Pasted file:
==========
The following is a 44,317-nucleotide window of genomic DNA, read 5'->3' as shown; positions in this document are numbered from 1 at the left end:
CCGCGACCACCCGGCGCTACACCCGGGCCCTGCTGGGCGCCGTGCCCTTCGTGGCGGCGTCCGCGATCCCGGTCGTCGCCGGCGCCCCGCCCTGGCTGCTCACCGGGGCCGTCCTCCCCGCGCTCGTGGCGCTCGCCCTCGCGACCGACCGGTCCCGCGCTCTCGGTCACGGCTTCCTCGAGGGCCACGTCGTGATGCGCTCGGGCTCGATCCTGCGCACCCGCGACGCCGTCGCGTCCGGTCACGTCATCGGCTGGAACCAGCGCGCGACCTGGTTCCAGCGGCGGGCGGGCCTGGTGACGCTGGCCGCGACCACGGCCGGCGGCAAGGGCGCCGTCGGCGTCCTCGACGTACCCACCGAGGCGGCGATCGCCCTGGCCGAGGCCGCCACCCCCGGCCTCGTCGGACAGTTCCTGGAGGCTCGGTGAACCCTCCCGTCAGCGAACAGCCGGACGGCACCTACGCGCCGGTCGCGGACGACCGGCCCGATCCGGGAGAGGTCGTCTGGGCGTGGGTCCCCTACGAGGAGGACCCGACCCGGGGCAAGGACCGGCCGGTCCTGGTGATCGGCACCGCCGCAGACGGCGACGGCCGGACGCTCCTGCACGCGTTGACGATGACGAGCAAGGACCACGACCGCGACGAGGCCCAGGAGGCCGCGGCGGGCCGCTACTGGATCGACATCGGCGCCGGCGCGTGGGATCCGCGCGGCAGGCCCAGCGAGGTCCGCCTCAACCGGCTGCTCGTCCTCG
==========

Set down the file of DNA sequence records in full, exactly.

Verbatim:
The following is a 44,317-nucleotide window of genomic DNA, read 5'->3' as shown; positions in this document are numbered from 1 at the left end:
CCGCGACCACCCGGCGCTACACCCGGGCCCTGCTGGGCGCCGTGCCCTTCGTGGCGGCGTCCGCGATCCCGGTCGTCGCCGGCGCCCCGCCCTGGCTGCTCACCGGGGCCGTCCTCCCCGCGCTCGTGGCGCTCGCCCTCGCGACCGACCGGTCCCGCGCTCTCGGTCACGGCTTCCTCGAGGGCCACGTCGTGATGCGCTCGGGCTCGATCCTGCGCACCCGCGACGCCGTCGCGTCCGGTCACGTCATCGGCTGGAACCAGCGCGCGACCTGGTTCCAGCGGCGGGCGGGCCTGGTGACGCTGGCCGCGACCACGGCCGGCGGCAAGGGCGCCGTCGGCGTCCTCGACGTACCCACCGAGGCGGCGATCGCCCTGGCCGAGGCCGCCACCCCCGGCCTCGTCGGACAGTTCCTGGAGGCTCGGTGAACCCTCCCGTCAGCGAACAGCCGGACGGCACCTACGCGCCGGTCGCGGACGACCGGCCCGATCCGGGAGAGGTCGTCTGGGCGTGGGTCCCCTACGAGGAGGACCCGACCCGGGGCAAGGACCGGCCGGTCCTGGTGATCGGCACCGCCGCAGACGGCGACGGCCGGACGCTCCTGCACGCGTTGACGATGACGAGCAAGGACCACGACCGCGACGAGGCCCAGGAGGCCGCGGCGGGCCGCTACTGGATCGACATCGGCGCCGGCGCGTGGGATCCGCGCGGCAGGCCCAGCGAGGTCCGCCTCAACCGGCTGCTCGTCCTCG